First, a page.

- What is the move-in date?
You are entitled to negotiate the move-in date. Perhaps it is more convenient for you to move in mid-month or at the beginning of the next month.
- What is the exact mailing address of the rental? What town/township/zip code/school district/county is it located in?
Check out these Important Notices, Fact Sheets, and other Important Documents from New York State regarding Tenant Rights.
17 Questions to Ask the Landlord about the Rental Features
- What property damage is present and what repairs are needed? When can those repairs be completed?
Always ensure that you complete an in-person inspection of the property so that you’re not held liable for any damage that occurred prior to you. Damages are not necessarily a deal-breaker.
If possible, take video evidence of the rental and previous damages. Have the landlord sign a document acknowledging any previous damage and with their signed agreement to make repairs within a specific and reasonable time frame.
- Is the tap water drinkable?
- Which utilities are covered by the rent, and which are not?
Ask specifically whether your rent covers the following services and who is responsible for maintaining them: Electricity, Heat, Hot/Cold Water, Cable/Internet, Pest Control, Groundskeeping (as appropriate).
- What maintenance am I required to do?
You might be required to change the Air Conditioning and/or Furnace filters, winterize outdoor water pipes, clean the gutters, cut the grass, rake the leaves, weed the property, trim the trees, cleaning the dryer vents, change the lightbulbs, and/or maintain the pool.
- In the event of an emergency, how do I request repair services?
Think about a burst pipe causing an immediate hazard. You’ll need to know ahead of time what the procedure is for reporting it and to whom, and what kind of response you can expect.
- In the event of normal repair and maintenance, how would repairs scheduled, with whom, and how quickly can I expect a response?
- Can I have pets?
Don’t make the mistake of assuming that pets are allowed if there is no mention in the lease agreement. Get in writing exactly what is permitted. Is there a pet deposit? Do I need to provide vet records, proof of vaccination or letters of recommendation from previous landlords? Are there restrictions on breed, size, how many, etc.? Are cats allowed? Are there additional fees associated with pets?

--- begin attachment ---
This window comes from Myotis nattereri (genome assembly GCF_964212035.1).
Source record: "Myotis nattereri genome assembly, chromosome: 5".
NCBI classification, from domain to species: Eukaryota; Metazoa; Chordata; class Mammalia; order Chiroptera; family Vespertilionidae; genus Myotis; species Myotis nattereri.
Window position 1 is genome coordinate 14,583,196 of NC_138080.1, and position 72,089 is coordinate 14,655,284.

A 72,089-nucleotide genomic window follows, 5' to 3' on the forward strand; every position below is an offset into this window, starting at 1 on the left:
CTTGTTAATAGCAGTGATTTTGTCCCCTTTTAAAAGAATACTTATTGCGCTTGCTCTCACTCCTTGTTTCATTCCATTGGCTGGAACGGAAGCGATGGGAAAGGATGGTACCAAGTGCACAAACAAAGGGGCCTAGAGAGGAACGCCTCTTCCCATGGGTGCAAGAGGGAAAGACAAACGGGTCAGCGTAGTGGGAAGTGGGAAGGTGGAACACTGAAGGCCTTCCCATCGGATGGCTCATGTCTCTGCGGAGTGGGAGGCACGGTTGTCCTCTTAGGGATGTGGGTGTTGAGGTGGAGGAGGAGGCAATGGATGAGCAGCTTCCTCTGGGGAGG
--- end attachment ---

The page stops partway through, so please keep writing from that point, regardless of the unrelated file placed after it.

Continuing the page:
- Can I use the backyard?
- Can I use the basement storage space?
- Are there assigned parking places?
- Can I park in the driveway?
- How is garbage and recycling pick-up handled?
- How is mail delivery handled?
- How is large package delivery handled?
- Has the rental been deep cleaned and/or will it be prior to your move-in date?
- Can I paint the walls, doors, and/or molding?
Often, rentals are expected to be vacated looking reasonably as they did on day one.
- Can I use nails to hang anything on the walls?
There are so many durable, removable sticky tabs that this shouldn’t present a problem, but it’s always good to know.
11 Questions to Ask the Landlord: Safety and Security
- Where are the emergency exits? Where is the back-up stairwell in the event an elevator stops working? Where are the fire escape routes? Do the windows open?
- Is there a back-up generator for electricity?
- Are there safety protocol in place in the event of an emergency?
- What are the phone numbers for the local fire, police, and sanitation departments?
- Where is the nearest hospital?
- Are we located in a flood zone? Has the property flooded before?
- Do you change the locks and door codes in between renters?
- Do you run background checks on all of your occupants?
- Do you have a security guard and are they from a reputable, licensed company?
- What is the policy on nontenant visitors?
- What are nontenant access rules for the landlord and maintenance professionals?
Landlords and maintenance professionals are not guaranteed entry whenever they choose. In NYC, “Your landlord can enter your apartment at any time and without notice in an emergency, and at a reasonable time after providing appropriate notice if the entry is either to provide necessary or agreed up on repairs or services or in accordance with the else or to show the apartment to prospective tenants or purchasers.”
Read more about Tenants’ Rights and Responsibilities in New York City from the Department of Housing Preservation and Development.
Related Articles: Moving Checklist: How to Pack for a Move
 NYC.Gov Tenants Rights